Hindi Diwas is celebrated on 14th September every year to commemorate the adoption of Hindi, in Devnagari script as the official language of the Union of India. The day is observed to promote Hindi and encourage its use. I have given here some easy to read essays of varied length on Hindi Diwas for my readers.
Short and Long Speech on Hindi Diwas
Good morning Respected Principal Sir, Dear Guests, teachers, and students. First of all, I would like to thank my class teacher Mr./Mrs.——– for giving me the opportunity to speak to you all on the occasion of Hindi Diwas.
As you all know that we celebrate Hindi Diwas on 14th September to commemorate the adoption of Hindi as the official language of India.
There is a reason why Hindi was adopted as the official language. A total of 490 million people speak Hindi. It is the second most widely spoken language in the world, after Mandarin Chinese.
Despite being a native Indian language and the most popular for that matter; Hindi is losing its popularity to English. Today, English is widely used in offices and institutions as the primary communication language.
We need to change this if we ever want to keep the essence of Hindi alive. There is a need that English to be replaced by Hindi as our primary communication language. A language can only be promoted if more and more people speak and write it. Let’s pledge to do so in our houses, offices, and everywhere.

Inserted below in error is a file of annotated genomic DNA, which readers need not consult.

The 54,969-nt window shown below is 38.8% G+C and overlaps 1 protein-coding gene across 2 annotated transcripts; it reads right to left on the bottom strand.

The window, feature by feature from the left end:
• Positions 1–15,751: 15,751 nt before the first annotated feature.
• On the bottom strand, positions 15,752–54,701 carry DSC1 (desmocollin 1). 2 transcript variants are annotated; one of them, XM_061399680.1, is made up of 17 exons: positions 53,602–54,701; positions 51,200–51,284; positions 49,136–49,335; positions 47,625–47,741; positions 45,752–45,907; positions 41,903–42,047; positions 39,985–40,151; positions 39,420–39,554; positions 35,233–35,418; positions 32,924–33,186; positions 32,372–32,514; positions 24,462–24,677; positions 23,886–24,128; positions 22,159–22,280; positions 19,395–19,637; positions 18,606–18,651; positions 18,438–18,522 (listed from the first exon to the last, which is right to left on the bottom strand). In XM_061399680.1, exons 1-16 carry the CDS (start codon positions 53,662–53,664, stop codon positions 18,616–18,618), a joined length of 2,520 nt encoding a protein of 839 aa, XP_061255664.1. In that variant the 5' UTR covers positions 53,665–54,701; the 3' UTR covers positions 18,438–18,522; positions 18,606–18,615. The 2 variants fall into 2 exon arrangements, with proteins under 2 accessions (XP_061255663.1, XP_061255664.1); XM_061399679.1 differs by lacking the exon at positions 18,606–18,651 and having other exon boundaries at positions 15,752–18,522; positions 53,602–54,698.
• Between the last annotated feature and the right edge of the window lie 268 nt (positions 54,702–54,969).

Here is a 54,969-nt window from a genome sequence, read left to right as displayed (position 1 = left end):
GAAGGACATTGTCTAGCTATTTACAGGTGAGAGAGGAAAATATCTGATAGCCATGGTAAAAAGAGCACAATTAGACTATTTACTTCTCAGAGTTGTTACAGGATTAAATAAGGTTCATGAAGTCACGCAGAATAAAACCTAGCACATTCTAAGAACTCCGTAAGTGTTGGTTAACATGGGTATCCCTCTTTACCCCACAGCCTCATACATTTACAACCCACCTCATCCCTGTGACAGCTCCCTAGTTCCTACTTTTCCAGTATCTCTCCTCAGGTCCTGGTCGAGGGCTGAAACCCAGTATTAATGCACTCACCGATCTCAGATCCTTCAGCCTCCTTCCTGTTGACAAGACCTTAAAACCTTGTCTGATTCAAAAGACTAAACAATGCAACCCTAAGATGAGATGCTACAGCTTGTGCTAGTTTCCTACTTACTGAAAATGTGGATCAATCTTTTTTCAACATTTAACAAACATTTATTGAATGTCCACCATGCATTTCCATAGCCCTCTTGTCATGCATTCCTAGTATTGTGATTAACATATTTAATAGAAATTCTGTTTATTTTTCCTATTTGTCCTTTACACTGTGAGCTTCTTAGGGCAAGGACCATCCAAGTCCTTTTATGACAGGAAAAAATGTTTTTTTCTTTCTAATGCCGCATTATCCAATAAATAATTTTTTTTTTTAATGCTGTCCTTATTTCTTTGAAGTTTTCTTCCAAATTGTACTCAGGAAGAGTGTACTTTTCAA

With this I might wish to end my speech. You all have been a great audience. Thank You!
Good morning everyone! Respected Principal Sir, honored guests and teachers; and very special love to all my friends assembled here. Today is a very special occasion.
It is the day when the nation commemorates the adoption of Hindi as the official language of India. It was on 14th September 1949, that the Constituent Assembly of India adopted Hindi, in Devanagari script, as the official language of the Union of India.
The demand for the same had been raised decades backs my Mahatma Gandhi in a conference of Hindi literature. Beohar Rajendra Singh, a Hindi literary writer made tremendous efforts to give Hindi the status of an official language. He had rallied around the whole country to gather support for Hindi.
His efforts and also the efforts of those who have crusaded for Hindi must not be forgotten. There is an urgent need to promote Hindi and to keep it alive for centuries to come.
As you all know that with English becoming more popular, Hindi seems to take the backseat. The majority of us are using English for oral and written communication. We read English writers, stories, fictional, science, everything in English. Even our school textbooks are in English.
Let us not forget that Hindi is our mother tongue, it is much easier to learn and is way richer in vocabulary and expression. Hindi sentences make clear in objective and there is no confusion about it.
Friends, I know that the government and everyone are doing their part to promote Hindi, but we just need to push a little further. A little more effort from our side is required to give Hindi a global recognition. All we need to do is to use Hindi more and more, not only today but for the whole year.
With this I end my speech. Thank You!